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China-Africa news: FOCAC roundtable, ivory, farmland

FocacThe China-Africa Reporting Project’s ‘Roundtable 2015: Reporting FOCAC6 – A Turning Point for Africa-China Engagement’ will take place on 12 November at the University of the Witwatersrand. The roundtable is happening a month to the Sixth Forum on China-Africa Cooperation (FOCAC) conference (to be held on 4-5 December in Johannesburg), and will bring together international experts and journalists to analyse the public policy dimensions of the Focac conference, as well as reporting strategies for covering the conference. We welcomes those interested in attending the roundtable. They can register on our blog.

We also launched a new website on reporting FOCAC6. The website is a collaboration between the Project and the China in Africa Project. The site contains background on China-Africa (China-Africa myths, China-Africa relations, Chinese media in Africa), resources for reporters covering the conference (audio guides and key themes), and online resources (China-Africa Twitter list, books, documents and sites). There is also a Chinese language version of the website.

Tanzania arrested suspected ivory kingpin. A Chinese woman nicknamed ‘The Queen of Ivory’ for her role in the illegal ivory trade was arrested in Tanzania. She is alleged to have “operated in Tanzania for 14 years as the main link between poachers and international buyers.” She speaks Swahili, having lived in Tanzania since the 1970s, and owns a popular Chinese restaurant in Dar es Salaam.

China does not own as much farmland in Africa as is claimed. Media reports claim that Chinese interests have purchased (six) millions of hectares in African farmland. In a new book, John Hopkins University Professor Deborah Brautigam finds that the actual figure is far lower: 240,000 hectares. This is because some of the announced deals stalled or were scaled back.

Sam Pa falls afoul of China’s authorities. The shadowy Sam Pa, a multinational business empire builder who has signed lucrative deals with several African governments was arrested in Beijing. His arrest is part of an anti-corruption investigation that has also snared Su Shulin, the governor of Fujian Province and a former chairman of state-owned oil group Sinopec.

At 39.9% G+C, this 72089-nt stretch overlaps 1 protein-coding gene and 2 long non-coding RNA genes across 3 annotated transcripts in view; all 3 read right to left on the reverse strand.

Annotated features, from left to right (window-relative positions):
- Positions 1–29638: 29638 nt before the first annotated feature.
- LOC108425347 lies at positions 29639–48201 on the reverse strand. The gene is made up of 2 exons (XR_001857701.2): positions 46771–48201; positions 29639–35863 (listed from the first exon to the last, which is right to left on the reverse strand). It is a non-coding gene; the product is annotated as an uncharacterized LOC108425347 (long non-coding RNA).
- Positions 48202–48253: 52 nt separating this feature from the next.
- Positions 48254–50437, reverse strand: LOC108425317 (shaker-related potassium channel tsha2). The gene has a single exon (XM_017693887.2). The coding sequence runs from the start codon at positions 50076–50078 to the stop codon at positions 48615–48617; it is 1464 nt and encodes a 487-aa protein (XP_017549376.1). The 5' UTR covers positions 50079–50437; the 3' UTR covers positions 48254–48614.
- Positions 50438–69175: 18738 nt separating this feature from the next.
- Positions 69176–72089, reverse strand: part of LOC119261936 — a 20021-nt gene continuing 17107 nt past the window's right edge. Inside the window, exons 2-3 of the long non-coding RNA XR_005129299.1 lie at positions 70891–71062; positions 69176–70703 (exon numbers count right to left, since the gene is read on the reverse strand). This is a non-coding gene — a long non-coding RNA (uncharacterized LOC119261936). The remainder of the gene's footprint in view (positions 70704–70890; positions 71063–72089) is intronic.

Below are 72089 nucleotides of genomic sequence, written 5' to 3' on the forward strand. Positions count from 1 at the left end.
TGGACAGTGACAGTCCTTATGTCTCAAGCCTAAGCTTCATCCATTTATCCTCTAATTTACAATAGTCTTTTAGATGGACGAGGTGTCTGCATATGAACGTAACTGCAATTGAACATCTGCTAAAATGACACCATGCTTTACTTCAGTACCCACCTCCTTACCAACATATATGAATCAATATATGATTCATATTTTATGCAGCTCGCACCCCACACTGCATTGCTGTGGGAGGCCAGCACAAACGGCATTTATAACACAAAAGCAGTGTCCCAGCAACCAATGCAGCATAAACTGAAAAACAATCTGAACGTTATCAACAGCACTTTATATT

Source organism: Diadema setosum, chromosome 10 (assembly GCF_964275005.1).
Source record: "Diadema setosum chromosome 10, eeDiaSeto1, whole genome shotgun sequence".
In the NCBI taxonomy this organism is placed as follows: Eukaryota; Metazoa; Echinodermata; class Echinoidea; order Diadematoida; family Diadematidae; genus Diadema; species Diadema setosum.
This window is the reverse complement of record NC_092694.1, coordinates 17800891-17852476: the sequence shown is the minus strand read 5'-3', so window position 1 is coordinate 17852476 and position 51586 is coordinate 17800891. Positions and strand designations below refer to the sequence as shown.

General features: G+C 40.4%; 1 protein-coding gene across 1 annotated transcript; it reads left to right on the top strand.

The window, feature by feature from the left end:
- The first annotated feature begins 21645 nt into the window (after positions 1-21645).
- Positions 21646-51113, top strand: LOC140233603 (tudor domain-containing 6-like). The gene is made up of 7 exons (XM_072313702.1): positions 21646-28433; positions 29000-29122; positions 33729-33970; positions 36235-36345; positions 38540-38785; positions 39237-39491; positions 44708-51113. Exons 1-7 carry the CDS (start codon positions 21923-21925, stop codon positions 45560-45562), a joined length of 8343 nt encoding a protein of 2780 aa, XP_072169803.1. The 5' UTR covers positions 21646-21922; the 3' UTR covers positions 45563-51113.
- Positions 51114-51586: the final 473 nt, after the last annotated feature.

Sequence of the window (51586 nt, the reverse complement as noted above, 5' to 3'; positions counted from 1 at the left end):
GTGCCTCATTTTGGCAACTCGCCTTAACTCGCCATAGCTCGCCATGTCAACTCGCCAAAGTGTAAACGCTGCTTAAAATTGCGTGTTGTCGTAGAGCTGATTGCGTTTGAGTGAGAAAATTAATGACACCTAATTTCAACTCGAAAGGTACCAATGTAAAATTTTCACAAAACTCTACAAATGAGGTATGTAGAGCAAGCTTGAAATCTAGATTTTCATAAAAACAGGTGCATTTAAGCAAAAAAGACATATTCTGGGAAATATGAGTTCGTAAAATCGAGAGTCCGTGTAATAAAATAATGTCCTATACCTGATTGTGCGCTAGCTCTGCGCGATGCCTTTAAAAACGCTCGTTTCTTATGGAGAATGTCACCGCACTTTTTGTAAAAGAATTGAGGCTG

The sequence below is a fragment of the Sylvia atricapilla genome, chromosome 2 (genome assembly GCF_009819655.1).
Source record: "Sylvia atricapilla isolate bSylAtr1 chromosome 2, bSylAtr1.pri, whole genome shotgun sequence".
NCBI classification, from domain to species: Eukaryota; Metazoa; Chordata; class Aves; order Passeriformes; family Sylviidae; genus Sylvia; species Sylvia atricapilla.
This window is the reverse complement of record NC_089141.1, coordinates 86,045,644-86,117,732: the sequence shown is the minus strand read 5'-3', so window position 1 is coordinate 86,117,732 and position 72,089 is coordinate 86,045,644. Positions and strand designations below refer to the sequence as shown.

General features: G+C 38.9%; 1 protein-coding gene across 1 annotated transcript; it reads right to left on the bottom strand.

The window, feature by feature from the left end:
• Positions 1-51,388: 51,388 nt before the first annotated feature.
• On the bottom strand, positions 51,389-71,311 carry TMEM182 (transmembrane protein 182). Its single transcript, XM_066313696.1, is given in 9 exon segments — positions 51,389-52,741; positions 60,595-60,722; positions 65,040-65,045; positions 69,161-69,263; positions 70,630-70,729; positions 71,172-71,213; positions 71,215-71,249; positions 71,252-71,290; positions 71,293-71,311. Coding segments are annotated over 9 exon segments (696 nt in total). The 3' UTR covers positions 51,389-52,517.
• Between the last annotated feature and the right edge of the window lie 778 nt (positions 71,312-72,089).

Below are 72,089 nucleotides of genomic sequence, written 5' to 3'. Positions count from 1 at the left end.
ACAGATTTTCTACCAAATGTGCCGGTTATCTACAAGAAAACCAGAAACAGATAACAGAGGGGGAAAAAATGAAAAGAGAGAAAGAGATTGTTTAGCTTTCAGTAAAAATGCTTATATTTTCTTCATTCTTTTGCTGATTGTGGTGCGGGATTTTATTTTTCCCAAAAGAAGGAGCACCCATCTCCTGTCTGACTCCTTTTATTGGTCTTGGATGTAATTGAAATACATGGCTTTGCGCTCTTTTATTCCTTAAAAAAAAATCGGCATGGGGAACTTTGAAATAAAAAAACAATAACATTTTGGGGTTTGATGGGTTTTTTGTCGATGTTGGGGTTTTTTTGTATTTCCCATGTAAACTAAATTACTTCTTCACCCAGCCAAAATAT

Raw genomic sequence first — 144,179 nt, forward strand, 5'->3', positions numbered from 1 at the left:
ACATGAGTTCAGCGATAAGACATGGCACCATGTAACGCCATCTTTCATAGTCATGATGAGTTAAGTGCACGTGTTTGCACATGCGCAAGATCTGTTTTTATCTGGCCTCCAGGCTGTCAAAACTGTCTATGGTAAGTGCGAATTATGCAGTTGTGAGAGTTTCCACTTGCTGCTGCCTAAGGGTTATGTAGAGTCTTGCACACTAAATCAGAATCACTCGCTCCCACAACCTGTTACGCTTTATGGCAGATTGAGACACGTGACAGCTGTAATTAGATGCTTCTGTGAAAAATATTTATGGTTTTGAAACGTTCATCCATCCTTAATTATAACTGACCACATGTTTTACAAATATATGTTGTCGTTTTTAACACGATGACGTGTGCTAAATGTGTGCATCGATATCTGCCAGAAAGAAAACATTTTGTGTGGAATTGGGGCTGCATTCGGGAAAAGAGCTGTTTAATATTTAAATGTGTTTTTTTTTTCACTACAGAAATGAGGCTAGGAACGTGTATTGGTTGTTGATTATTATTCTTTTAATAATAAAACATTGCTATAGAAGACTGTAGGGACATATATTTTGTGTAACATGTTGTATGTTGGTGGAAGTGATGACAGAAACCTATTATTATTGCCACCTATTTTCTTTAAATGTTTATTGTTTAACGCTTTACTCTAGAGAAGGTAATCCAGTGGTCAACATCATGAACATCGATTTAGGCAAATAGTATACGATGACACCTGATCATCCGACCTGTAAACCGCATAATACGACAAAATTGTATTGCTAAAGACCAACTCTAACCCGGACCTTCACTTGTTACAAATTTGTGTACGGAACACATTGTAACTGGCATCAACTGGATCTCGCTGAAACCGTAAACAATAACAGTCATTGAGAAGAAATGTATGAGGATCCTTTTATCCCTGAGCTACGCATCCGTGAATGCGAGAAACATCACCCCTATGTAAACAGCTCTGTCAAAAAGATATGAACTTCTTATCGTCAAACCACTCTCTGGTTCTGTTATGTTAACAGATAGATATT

Where are the local engineers? Top management at a Chinese-funded hydropower project in Uganda is 100% Chinese, while 76% of the engineers are also from China. The situation is not that different at another Chinese-funded hydropower project in the same country. Uganda’s Daily Monitor looks at the reasons behind the disparity.

East Africa’s atypical economic relations with China. The China-Africa relationship is not all about African nations exporting raw materials to China. While resource exporters are stumbling because of China’s cooling economy, a few countries are benefiting from trade with China, and Chinese investment in their infrastructure and manufacturing.

A smart investment. A Chinese company is planning to build Nairobi’s most expensive apartments. It chose a good location: Nairobi is currently experiencing a property boom.

The BRICS cannot replace the US. The BRICS are a thing; they are just not the thing. They are more different than they are similar, their growth has slowed, and they have failed to lead. Therefore, “the international order… needs the US to guide it – with ingenuity, initiative, and stamina – in the direction of peace and prosperity.”

China announced a one-year ban on ivory hunting trophies. The ban was probably announced to appease British royals, considering their stance on ivory; China’s president will arrive in Britain on 19 October for a state visit.

Increased aid commitments a hard sell in China. China’s president recently announced aid commitments worth billions of dollars to the world’s poorest countries. While the announcement was greeted positively by the intended recipients, Chinese people were not so enthused: “most of the criticism… originates from the question of whether China, as a developing country itself, should provide such large foreign aid packages.”

Chinese, Russian, and Korean fishermen operating illegally in W Africa. Mauritian fishermen off the West African coast have seen their catches dwindle over the years. This has forced them further into the Atlantic, where their small boats risk colliding with the larger boats that have caused their problem in the first place. Meagre stocks in their waters have pushed boats from China, Russia, and South Korea to the West African coast, where they are operating illegally.

African admirers of China’s model. Ethiopia has embraced China’s state-led economic model and seems to be doing certain things right (along with crushing internal dissent, like China, some might say).  The governments of South Africa and Tanzania have also made explicit their admiration of China’s development model. Will other African countries follow suit?

Construction on a new port on the Tanzanian coast has started. Tanzania says the port will be the biggest in East Africa once complete in two years’ time. A government-owned Chinese investment firm is paying for the $11 billion project.

Will renewable energy solve Zimbabwe’s energy woes? Zimbabwe needs about 2,200 megawatts of electricity at peak consumption, but is currently generating below 1000 megawatts. The country has pinned its hopes on Chinese investments in the renewable energy sector.

 

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